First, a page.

*n*for PS, but not for AS. The decline in slope with

*n*for PS is due to a decrease in uncertainty (Pelli, 1985): as

*n*increases, a greater proportion of the

*Q*monitored mechanisms become task-relevant, so fewer task-irrelevant mechanisms contribute only noise to performance. The decline in

*β*with

*n*is a signature property of PS under SDT for the Fixed Attention Window scenario. With AS under SDT,

*α*varies with

*n*,

*Q*, and

*p*in a straightforward manner according to the formulas in the right-hand column of Table 1. Under AS,

*β*is invariant to both

*n*and

*Q*, but approximately proportional to

*τ*.

*α*and

*β*varies with

*n*and

*Q*under PS, again for a square-law transducer (

*τ*= 2). The slopes of the

*α-*versus-

*n*and

*β*-versus-

*n*plots given for each value of

*Q*on the graphs have been calculated from the straight-line fits to each log–log plot. The

*α*-versus-

*n*slopes on the left range from −0.3 for

*Q*= 2 to −0.21 for

*Q*= 64. The

*β*-versus-

*n*slopes (i.e., the “slope of the slope”—how the slope of the psychometric function changes with increasing

*n*) on the right vary only very slightly around an average of about −0.21. If the different component stimuli are blocked and the observer is assumed to monitor only the signals from relevant mechanisms (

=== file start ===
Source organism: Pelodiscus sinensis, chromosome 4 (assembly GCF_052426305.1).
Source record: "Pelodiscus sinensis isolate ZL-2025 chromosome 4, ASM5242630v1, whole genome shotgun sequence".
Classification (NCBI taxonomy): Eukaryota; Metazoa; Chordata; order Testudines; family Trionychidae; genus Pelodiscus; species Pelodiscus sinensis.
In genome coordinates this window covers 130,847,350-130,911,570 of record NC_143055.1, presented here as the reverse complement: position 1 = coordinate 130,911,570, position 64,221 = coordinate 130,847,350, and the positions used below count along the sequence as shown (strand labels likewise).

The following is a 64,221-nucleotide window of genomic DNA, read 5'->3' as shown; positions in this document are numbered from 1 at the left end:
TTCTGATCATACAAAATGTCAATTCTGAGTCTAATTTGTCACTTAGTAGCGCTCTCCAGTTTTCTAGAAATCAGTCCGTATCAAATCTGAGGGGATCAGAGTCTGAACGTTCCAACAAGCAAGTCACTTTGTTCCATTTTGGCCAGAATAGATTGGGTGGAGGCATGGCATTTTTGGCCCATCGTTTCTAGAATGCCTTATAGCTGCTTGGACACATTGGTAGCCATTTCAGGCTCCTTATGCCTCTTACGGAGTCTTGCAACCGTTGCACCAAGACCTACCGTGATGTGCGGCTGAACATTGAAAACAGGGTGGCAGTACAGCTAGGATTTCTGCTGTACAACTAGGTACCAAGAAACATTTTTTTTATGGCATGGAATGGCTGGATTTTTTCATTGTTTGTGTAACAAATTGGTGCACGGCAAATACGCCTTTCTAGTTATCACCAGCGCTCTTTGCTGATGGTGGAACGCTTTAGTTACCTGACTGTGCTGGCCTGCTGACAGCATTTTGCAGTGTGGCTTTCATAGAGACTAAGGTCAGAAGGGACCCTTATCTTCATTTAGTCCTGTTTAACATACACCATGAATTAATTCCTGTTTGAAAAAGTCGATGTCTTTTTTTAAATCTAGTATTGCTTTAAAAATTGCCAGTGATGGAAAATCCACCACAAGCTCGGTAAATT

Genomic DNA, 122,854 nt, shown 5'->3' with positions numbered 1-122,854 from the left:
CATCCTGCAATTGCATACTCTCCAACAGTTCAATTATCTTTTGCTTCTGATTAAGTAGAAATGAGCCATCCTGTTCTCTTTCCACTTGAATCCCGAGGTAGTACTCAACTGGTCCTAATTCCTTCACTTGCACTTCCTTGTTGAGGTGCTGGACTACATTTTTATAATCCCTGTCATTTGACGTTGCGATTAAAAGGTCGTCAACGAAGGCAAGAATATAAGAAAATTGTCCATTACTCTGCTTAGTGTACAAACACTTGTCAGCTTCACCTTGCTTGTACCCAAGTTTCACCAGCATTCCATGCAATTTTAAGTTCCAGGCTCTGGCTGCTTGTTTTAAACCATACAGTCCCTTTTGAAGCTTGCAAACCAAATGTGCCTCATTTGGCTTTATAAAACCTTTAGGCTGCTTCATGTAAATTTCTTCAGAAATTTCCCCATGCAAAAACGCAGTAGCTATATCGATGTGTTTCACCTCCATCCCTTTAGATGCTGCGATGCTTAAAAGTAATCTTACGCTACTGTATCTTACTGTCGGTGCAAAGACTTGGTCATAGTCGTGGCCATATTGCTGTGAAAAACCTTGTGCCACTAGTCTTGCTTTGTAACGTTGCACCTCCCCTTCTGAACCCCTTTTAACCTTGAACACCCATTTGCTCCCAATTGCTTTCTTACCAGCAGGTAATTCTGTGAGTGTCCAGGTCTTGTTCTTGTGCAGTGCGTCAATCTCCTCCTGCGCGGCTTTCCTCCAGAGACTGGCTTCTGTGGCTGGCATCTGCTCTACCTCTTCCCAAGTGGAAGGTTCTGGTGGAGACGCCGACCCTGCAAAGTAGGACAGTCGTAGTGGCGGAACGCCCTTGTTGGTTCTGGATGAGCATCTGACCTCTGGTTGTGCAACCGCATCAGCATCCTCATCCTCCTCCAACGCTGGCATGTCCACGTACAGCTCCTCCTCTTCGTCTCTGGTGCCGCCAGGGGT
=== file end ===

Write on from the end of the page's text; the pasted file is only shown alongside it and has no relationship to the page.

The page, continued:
*n*=

*Q*), which we have termed the Matched Attention Window scenario, the predictions are the dashed lines in Figure 5. Related figures to Figure 5 can be found in Meese and Summers (2012).

*τ*on the

*α-*versus-

*n*and

*β*-versus-

*n*slopes is shown in Figure 6. The

*α*-versus-

*n*slopes are approximately inversely proportional to

*τ*, ranging between about −0.6 to −0.15 for a four-fold increase in

*τ*from unity. The

*β*-versus-

*n*slopes vary little as a function of

*τ*(or

*Q*for that matter), being clustered around −0.21.

*β*with summation (Mayer & Tyler, 1986; Nachmias, 1981). The HTT–PS model uses

*β*to predict how

*α*should change with summation. Under the commonly used Minkowski approximation (accurate for systems with fewer than 10

^{4}mechanisms), the slope of the function relating log

*α*to log

*n*is −1/

*β*(Quick, 1974; Robson & Graham, 1981). The AS models in Table 1 also predict no change in

*β*with summation. For these models, however, the exponent

*τ*provides sufficient flexibility that any

*α*-versus-

*n*slope can be achieved (the exponent also determines

*β*).

*L*,

*R*, and

*Bin*, were simultaneously fit with either the PS or AS model. The fixed parameters in both models were